Hiding Behind the Monitor
Though this is an issue much more severe than any one game can reflect, many of you have asked for my thoughts on this story as a female gamer. For quite some time there has been an uproar over the plans Blizzard had to force WoW players to post as themselves (using their “real life” names) in the WoW forums. Just a few days ago Blizzard announced that they would no longer be implementing this plan. Here are my thoughts thoughts this:
While I have not played WoW for years, once you are inside of the World of Warcraft, it gets inside of you (no, not like that 😉 . It is fun, addicting, frustrating…and you can get lost in it. Part of its appeal is defined by the “R” in MMORPG. You have the ability, the privilege even, to take on the role of a character completely unlike yourself. Or, if you so choose, to take on the role of a character completely like yourself. Or only a little.
But, the key is, you are NOT yourself. You’re someone else.
I was a high-level Rogue Gnome named Ludith, among other things. If I had decided it, I could have hidden myself completely behind my character. No one would have known who I was. No one needed to know I was even female in real life.
So the appeal of such life-like games is not just in the fun of the game mechanics, but in the allure of anonymous connections with strangers, of being whoever I want to be, without the cares, worries, and history that comes with “real life.” This environment is like a bright fluorescent light at night, drawing, among others, socially-awkward gamers and people with low self-esteem like so many moths, gnats, and mosquitoes.
Anonymity can be helpful in some ways. Sometimes this allows for people to create bonds with others that they might not otherwise be able to create. The soft aura of the monitor screen acts as a protective shield. People are accustomed to sharing emotions, information…more of themselves than they might otherwise be.
While I am Nixie Pixel here, it may surprise you to know that it isn’t my real name. =p I get to share with you some of myself and my life while still keeping my work (as this has become my full-time job) and personal life separate. One reason I chose to do so is because I am a gamer. My experience with gamers online has been very positive for the most part, but occasionally while playing a game that is normally played by mostly male gamers, such as “hardcore” shooters like Gears of War 2 or Modern Warfare 2, I experience the ugly side of online gaming.
I had always known that online gaming was full of “unintentional bigots.” People who use the term “gay” as a perjorative, or particularly hateful racial or ethnic slurs, or say offensive things simply because of gender.
Perhaps they do this because they expect it to hurt and they need to vent anger, perhaps out of simple familiarity with the term and habit, perhaps for other reasons. But the shield of the monitor or television also protects those who seem to take out the aggressions of their personal life on other gamers from the consequences of their actions. The soft, soothing glow of the monitor seems to be akin to waving a flag in front of a bull, for them.
As an aside, to some extent this is true of the Linux community as well. I have personal experience with this, and perhaps the same reasons that cause gamers to feel good about personally challenging others are also true of Linux users who feel the need to make offensive remarks about operating system choice, gender, computing habits, or even choice of distribution.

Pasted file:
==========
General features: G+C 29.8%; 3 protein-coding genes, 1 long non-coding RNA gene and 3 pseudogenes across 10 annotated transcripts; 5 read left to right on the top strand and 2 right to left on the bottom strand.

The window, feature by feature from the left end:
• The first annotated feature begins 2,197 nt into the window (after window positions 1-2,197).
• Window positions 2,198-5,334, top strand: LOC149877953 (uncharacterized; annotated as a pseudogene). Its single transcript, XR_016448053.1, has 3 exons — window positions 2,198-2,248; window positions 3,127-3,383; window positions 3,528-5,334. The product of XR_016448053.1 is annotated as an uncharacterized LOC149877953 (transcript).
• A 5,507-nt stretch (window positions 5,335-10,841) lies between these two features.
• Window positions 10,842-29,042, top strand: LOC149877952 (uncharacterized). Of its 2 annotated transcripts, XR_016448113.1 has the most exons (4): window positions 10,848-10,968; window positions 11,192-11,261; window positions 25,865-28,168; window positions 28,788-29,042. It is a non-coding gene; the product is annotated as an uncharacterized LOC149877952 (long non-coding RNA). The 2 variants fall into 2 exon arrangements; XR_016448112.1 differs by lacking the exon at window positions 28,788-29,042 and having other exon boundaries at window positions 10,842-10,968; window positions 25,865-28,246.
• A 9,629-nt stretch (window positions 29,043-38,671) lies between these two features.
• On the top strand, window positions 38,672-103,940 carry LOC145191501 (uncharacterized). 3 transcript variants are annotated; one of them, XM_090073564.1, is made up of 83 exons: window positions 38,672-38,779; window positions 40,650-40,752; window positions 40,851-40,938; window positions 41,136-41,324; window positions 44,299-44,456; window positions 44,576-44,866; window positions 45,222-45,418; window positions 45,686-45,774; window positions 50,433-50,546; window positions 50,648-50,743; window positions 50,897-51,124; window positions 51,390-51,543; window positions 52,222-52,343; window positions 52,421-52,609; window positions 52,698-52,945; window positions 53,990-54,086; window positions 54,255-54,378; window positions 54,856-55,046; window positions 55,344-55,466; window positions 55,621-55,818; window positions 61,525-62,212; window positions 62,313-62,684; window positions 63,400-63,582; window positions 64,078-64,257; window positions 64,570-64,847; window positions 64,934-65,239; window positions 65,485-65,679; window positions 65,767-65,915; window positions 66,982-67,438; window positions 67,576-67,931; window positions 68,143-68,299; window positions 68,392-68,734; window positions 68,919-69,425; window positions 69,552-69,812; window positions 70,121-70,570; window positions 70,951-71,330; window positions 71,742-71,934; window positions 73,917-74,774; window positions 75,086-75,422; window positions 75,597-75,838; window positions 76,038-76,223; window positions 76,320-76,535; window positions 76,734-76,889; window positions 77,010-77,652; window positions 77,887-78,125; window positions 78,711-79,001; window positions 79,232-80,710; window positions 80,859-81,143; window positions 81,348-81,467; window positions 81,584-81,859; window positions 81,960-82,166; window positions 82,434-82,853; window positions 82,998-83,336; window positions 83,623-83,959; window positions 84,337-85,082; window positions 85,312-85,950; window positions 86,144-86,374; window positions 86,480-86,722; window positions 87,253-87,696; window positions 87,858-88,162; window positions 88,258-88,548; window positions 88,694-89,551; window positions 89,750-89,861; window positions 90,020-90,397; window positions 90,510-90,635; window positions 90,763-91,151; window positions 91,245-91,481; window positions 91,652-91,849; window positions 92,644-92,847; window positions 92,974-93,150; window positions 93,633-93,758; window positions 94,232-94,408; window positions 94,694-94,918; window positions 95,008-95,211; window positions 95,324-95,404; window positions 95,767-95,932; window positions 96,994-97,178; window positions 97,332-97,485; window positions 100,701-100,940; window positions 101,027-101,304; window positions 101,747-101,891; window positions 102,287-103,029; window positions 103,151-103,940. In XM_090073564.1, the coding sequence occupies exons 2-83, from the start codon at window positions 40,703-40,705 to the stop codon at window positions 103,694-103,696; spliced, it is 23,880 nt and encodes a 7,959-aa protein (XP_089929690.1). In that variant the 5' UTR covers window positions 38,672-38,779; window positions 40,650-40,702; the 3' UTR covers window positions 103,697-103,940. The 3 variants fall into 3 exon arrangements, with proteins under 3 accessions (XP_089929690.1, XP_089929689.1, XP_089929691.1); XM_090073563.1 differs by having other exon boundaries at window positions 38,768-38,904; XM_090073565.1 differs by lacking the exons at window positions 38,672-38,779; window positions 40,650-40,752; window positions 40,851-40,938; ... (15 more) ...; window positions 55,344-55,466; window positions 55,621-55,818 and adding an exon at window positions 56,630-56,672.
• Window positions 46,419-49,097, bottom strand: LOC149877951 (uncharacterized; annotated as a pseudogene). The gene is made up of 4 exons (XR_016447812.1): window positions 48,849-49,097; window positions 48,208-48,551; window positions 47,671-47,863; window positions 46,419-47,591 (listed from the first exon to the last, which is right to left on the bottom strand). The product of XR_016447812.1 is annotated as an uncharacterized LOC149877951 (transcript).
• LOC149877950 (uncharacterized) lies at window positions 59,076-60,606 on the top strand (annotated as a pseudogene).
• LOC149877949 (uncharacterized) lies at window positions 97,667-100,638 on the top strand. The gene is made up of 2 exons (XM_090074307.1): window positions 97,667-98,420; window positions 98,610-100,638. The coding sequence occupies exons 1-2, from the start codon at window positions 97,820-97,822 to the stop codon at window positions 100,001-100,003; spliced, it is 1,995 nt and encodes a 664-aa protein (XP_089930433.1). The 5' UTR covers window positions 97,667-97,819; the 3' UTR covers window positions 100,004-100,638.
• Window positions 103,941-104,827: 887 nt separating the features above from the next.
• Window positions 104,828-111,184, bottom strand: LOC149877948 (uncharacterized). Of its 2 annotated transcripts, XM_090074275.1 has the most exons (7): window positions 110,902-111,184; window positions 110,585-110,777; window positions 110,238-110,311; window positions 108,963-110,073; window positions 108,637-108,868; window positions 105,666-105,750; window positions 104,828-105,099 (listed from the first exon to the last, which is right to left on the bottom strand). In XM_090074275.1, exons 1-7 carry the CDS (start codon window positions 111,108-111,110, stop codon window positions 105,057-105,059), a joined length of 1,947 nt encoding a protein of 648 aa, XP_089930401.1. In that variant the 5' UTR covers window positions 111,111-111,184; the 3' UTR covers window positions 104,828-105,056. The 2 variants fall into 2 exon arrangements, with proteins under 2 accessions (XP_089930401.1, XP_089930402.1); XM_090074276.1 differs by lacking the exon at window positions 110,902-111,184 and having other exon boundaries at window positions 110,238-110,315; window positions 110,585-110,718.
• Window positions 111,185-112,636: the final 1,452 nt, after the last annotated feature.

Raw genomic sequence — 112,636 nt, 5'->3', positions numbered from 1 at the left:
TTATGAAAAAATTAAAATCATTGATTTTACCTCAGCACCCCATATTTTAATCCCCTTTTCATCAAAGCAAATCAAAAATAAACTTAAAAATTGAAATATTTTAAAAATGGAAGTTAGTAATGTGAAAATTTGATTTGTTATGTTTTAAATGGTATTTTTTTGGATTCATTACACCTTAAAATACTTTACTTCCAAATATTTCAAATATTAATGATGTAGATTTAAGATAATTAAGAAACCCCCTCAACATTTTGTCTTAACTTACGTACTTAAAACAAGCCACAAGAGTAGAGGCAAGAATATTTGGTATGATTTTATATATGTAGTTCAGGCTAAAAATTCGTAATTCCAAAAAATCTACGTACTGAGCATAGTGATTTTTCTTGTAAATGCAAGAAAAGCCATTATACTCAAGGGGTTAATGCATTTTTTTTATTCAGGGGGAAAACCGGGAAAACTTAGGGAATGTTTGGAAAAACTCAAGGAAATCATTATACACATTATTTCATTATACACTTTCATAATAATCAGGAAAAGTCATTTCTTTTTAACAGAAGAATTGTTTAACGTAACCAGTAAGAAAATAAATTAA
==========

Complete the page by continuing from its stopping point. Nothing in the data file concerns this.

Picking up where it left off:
Whether someone takes an unhealthy obsession with another too far, or simply wants to cause (emotional) pain and anguish, the Internet is a wonderful place for the anti-social among us.
And competitive games seem to be among their favorite feeding grounds. Instead of celebrating a shared passion, in a group of people who have often (especially in the past) been ostracized for their choice of hobby, the culture of gaming (and of the geek/computing and Linux communities, to some extent) seems to encourage division based on differences.
Women who take part in these communities are familiar with hiding personal details. Many choose to represent themselves as genderless, or even male, to avoid the problems that those who are more open tend to face. Many of my peers choose pseudonyms to avoid people who want to pry too much into our personal lives, and for both men and women I know, online stalking has turned into real-life stalking.
Women are particularly at risk for this. I try to connect with the people who watch my videos as best I can, sharing my personality, and perhaps a bit of my knowledge. Because these communities are predominately male, and many people drawn to computing or games have suffered at the hands of their peers for being different, some may feel that they will always be misunderstood by females, and so may be particularly drawn to someone like myself, who also grew up suffering for the same reasons. Sometimes people assume familiarity or a personal connection to an extreme.
I sympathize with the WoW players who spoke out against Blizzard for their decision. I can only imagine what it would have been like for celebrities who play WoW such as Mila Kunis or Felicia Day. I am very happy for all players that Blizzard has reversed their course of action and decided not to require people to use their real names to post. I know that the intention was to reduce trolling in the forums, and this is indeed a worthy goal, but there must be better ways to do that. The separation of character and person is a huge part of roleplaying, and for the sanity (and sometimes even protection) of many players.